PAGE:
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No formal request yet on ALS

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By Mark Scohier, Staff writer

About 60 people, including two county commissioners, showed up Tuesday night at the Tommy Usher Center in Chiefland to hear what city officials had to say about why Chiefland needs Advanced Life Support status from the county.

Chiefland Fire Rescue Chief James Harris, after narrating a scenario acted out by firefighters, told the crowd that ALS status for the city would, ultimately, save lives.

"This is what we're trying to do to help," he said. "We're only trying to help."

ALS status, which would have to be granted by the county, would grant access for city paramedics to life-saving drugs and equipment that would help stabilize patients until they could be picked up by an ambulance, which are in short supply in Levy County.

"Remember, there's only one ambulance in Chiefland," he said. "When that one's gone, it's gone." The next closest ambulance, for now, would have to come from Bronson or Cedar Key, he said.

But the issue, and the main reason for trying to rally support at Tuesday's workshop, is because the county has not granted Chiefland non-transport ALS status.

City officials have approached county commissioners at meetings in recent months about ALS, though county commissioners have told those officials that they would need a formal request from the city commission stating services requested, as well as a willingness to meet in workshops on the matter.

Several Chiefland residents spoke up Tuesday night about why they felt ALS is needed in the city. Some even shared their own stories dealing with life threatening circumstances.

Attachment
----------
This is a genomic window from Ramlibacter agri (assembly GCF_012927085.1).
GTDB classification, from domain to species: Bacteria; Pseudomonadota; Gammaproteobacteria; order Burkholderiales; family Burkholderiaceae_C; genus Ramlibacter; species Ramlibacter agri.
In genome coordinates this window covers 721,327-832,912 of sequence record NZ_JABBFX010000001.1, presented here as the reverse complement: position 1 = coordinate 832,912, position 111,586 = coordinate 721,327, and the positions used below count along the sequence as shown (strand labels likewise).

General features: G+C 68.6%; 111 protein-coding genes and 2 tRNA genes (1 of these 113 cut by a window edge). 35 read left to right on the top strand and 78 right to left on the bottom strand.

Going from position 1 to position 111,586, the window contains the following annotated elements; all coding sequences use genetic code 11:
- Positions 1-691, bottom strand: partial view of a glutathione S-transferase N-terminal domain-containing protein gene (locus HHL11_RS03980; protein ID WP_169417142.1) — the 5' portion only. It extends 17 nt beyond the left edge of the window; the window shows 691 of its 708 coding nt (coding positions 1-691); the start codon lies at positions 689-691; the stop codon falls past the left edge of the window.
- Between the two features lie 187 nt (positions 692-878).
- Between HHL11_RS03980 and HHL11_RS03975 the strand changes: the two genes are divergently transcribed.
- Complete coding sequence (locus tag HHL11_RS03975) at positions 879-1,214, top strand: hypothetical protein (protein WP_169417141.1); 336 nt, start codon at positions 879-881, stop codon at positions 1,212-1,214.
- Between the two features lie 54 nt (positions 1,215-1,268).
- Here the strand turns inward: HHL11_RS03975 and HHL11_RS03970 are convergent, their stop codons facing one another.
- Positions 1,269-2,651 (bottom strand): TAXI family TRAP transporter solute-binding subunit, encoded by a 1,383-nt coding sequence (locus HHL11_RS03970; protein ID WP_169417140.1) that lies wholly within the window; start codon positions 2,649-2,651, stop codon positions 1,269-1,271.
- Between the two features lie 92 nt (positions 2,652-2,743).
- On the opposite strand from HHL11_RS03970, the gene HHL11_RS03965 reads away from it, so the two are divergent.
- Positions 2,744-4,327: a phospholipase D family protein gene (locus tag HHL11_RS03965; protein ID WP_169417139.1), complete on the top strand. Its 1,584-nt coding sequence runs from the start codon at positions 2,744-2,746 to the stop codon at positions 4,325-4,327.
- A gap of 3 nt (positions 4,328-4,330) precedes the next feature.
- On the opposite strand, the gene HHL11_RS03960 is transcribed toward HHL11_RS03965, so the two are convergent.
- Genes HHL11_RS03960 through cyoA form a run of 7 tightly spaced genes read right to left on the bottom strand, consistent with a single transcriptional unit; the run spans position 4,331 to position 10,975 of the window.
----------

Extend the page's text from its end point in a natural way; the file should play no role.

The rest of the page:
One unidentified woman asked Harris, "What are the barriers ...?"

Harris said he didn't know and suggested she make time to consult with county commissioners on why the city has not been granted ALS status.

Another asked County Commissioner Ryan Bell, who was in attendance at the meeting, what it would take.

Bell said the county's position could be elaborated on in a formal meeting and he added he was just there to get a sense of how the community felt about the issue.

After a bit more discussion on the benefits and details associated with obtaining ALS status, it was again brought up what it would take to get a deal passed by the county.

Chiefland Vice Mayor Teresa Barron told the audience "we need you to write a letter" expressing views on the matter.

Bell again spoke up and pointed out that in the last few months the county commission had been approached a few times by officials.

"We have still yet to receive a formal request, empowered by the Mayor, from the City of Chiefland."

Harris read part of a letter from the city requesting ALS services. Bell asked him who it had been signed by. Harris said it was signed by Barron and City Manager Kevin Gay.

Bell said the letter needed to be signed by the mayor to hold up legally.

Mayor Teal Pomeroy, who had earlier been in attendance at the meeting, was nowhere to be found when this portion of the conversation began. City staff said later that he had to leave because of a family situation.

Barron said she and the commissioners were unaware that they needed to submit a formal request signed by the mayor. Gay said he'd do his part to try and get the letter going.